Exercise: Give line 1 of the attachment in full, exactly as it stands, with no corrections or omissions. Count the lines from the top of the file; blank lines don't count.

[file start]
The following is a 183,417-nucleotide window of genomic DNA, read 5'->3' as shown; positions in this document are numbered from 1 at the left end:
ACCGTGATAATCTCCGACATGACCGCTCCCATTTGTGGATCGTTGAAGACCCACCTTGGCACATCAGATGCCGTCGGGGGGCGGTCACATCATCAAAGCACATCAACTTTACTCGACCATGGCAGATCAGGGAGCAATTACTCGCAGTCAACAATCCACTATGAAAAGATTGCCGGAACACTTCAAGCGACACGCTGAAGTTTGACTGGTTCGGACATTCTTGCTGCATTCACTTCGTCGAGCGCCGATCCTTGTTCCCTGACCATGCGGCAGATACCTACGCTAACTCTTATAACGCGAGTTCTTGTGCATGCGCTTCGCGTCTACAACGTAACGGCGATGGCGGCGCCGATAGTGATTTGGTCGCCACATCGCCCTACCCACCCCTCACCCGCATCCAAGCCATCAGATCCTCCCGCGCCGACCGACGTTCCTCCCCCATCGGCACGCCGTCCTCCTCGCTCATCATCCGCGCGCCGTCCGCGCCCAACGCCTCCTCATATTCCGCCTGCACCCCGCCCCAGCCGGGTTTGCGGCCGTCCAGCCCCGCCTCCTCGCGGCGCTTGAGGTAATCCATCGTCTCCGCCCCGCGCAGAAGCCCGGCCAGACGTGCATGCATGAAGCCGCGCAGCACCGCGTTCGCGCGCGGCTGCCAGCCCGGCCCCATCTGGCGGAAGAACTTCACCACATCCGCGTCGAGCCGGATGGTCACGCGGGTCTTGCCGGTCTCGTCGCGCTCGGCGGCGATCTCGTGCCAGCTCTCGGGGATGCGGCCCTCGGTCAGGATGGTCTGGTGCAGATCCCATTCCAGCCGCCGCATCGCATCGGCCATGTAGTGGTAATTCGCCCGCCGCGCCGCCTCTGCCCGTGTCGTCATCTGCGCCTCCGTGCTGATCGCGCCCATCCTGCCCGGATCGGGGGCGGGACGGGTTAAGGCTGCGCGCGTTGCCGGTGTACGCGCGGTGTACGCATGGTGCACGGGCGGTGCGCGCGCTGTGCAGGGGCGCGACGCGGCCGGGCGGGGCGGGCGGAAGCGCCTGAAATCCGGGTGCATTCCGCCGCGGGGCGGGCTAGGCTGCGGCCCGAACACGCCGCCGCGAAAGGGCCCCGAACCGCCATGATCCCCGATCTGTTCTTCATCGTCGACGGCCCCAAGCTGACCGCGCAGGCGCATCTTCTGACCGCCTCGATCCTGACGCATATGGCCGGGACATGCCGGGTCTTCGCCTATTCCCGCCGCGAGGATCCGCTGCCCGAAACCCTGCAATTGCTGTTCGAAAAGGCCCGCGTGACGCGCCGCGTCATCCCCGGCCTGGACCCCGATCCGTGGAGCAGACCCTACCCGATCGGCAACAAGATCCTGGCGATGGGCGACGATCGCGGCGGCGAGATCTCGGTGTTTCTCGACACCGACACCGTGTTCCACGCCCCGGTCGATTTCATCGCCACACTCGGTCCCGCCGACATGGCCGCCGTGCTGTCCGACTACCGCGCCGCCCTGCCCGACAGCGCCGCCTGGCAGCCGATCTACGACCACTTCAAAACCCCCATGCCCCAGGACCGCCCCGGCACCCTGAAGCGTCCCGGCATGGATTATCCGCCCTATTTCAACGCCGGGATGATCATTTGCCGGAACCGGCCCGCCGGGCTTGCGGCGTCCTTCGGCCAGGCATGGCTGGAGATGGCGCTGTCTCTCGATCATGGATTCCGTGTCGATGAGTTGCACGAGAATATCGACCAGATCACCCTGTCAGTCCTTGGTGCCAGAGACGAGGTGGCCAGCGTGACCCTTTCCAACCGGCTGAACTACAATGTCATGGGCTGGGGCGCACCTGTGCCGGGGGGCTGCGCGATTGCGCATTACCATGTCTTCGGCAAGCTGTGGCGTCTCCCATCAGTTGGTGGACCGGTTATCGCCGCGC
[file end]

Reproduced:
The following is a 183,417-nucleotide window of genomic DNA, read 5'->3' as shown; positions in this document are numbered from 1 at the left end: